- Ph.D. in development sociology, Cornell University, Ithaca, New York, 2006
- Major: state, economy and society; Minor: Latin American studies and social anthropology
- M.S. in development sociology, Cornell University, Ithaca, New York, 1999
- Major: state, economy and society; Minor: Latin American studies.
- B.A. in international relations, Johns Hopkins University, Baltimore, Maryland, 1995
- Major: international relations; Minor: environmental studies.
- Study Abroad (undergraduate), Universidad San Francisco de Quito, Quito, Ecuador, 1994-95
As a result of having been raised in a bicultural family and lived in several countries outside of the United States, I have always been fascinated with studying difference, especially the differential trajectories of societal development and the root causes of social change. I grew up with a foot, so to speak, in two distinct but connected worlds – the United States and Ecuador. This, coupled with a year abroad in Germany during the historical years of 1989 and 1990, when the Berlin Wall fell, ignited my interest in political economic history and issues of social justice. This background has shaped my personal and academic interests.
As an undergraduate, I pursued a degree in International Relations with an emphasis on Latin America and Environmental Studies. After a stint working in New York City in the financial sector, I went on to pursue a degree in Cornell’s unique Development Sociology program. Here I was able to meld my fascination with social change, social justice, and political-economic history by pursuing research on indigenous movements in Ecuador and other countries in the region. Using an ethnographic approach to research, I began working in Ecuador in 1997 and continue to periodically return to this beautiful country and others in Latin America.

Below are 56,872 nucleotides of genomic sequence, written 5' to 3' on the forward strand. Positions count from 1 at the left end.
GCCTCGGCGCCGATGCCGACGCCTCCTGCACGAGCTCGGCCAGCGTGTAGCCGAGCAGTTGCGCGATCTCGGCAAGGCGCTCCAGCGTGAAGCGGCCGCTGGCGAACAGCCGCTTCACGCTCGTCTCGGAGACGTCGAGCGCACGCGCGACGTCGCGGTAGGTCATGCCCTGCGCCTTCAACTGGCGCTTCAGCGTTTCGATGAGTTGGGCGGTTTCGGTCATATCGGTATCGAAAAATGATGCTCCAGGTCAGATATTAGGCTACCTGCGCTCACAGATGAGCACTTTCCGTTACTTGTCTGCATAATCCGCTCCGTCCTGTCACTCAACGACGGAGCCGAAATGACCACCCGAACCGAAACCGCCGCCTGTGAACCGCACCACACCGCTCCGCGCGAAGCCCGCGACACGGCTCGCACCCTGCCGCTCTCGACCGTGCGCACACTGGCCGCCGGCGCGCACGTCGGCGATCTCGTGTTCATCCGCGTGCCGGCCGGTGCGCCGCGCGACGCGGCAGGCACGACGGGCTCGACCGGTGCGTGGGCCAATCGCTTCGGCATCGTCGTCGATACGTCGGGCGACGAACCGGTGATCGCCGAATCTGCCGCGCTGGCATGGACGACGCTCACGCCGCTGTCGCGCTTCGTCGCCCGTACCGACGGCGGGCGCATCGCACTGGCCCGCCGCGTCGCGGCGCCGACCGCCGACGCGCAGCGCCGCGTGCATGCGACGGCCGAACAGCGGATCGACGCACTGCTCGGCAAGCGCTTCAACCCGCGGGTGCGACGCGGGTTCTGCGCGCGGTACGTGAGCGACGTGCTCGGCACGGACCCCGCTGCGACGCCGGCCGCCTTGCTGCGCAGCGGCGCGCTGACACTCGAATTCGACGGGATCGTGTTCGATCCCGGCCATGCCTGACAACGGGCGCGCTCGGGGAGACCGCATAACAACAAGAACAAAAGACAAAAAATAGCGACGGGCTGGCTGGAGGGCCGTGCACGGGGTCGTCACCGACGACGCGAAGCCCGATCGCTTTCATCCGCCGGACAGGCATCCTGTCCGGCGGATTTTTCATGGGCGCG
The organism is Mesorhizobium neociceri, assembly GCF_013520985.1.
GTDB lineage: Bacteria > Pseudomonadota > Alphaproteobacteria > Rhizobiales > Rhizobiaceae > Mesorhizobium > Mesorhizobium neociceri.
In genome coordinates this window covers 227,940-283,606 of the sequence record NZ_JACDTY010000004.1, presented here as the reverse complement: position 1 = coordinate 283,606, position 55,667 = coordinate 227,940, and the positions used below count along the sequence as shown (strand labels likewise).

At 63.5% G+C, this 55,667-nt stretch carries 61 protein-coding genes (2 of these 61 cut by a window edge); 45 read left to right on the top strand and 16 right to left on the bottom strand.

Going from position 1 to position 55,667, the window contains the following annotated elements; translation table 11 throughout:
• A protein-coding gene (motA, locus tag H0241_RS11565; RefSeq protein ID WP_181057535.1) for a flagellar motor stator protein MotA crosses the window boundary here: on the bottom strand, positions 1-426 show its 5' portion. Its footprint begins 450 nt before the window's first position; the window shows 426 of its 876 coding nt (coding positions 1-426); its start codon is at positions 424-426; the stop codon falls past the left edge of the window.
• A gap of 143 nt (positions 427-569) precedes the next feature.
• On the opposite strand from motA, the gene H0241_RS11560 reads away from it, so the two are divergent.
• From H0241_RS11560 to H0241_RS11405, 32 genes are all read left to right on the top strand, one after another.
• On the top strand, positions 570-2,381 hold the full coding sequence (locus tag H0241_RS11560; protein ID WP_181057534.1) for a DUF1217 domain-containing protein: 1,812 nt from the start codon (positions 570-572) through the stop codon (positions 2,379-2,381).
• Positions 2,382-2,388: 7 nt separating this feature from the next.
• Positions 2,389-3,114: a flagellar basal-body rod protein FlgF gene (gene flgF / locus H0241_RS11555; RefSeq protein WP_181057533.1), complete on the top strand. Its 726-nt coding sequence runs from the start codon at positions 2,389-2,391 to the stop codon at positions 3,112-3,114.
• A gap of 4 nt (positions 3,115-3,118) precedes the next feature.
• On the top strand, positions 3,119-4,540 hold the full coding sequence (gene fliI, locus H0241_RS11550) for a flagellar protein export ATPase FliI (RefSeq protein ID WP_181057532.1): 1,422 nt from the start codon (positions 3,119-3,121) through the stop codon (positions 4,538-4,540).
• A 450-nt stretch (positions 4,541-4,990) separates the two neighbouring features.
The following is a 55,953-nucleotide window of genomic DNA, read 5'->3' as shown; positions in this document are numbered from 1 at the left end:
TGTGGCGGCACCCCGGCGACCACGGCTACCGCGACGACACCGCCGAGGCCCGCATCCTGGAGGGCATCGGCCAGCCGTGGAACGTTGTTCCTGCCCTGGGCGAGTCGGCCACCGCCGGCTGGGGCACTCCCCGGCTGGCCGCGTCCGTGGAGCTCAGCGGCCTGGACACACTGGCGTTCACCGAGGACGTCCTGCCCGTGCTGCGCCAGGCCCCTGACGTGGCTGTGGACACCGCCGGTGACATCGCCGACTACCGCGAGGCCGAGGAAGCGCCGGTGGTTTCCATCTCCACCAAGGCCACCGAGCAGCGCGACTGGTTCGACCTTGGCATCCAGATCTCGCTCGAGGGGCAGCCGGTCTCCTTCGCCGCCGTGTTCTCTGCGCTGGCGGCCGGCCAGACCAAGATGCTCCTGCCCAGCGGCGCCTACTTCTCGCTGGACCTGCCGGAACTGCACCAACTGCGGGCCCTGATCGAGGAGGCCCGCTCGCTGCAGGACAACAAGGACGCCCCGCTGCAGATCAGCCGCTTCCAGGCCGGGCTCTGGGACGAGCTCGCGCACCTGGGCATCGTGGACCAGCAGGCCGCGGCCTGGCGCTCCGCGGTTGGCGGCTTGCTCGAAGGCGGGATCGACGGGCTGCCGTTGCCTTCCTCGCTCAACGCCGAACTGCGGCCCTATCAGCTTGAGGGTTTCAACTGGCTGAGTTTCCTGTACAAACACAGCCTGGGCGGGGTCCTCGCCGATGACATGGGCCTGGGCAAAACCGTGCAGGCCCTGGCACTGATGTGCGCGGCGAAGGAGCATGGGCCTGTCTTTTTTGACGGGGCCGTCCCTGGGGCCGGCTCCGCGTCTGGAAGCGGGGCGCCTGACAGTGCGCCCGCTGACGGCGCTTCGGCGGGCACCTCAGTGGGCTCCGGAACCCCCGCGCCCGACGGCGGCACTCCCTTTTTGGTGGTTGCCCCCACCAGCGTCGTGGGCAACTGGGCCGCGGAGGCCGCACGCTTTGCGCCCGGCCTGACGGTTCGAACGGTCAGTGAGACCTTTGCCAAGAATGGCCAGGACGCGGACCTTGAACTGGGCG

My research interests include indigenous movements, coloniality, food security and food sovereignty, social and environmental justice, international development, global social change and extractive economies.
These interests inform my service on campus clubs, such as Students for Diversity, and campus initiatives including The Precarious Alliance Sustainability Symposia. They also find their way into my courses both at the undergraduate and graduate levels which include: Introduction to Sociology, Cultural Anthropology, International Political Economy, Cultural Minorities, Non-Western Societies, Political and Cultural Geography, Globalization and International Development, Qualitative Research Methods, Environmental Justice, and Contesting Development.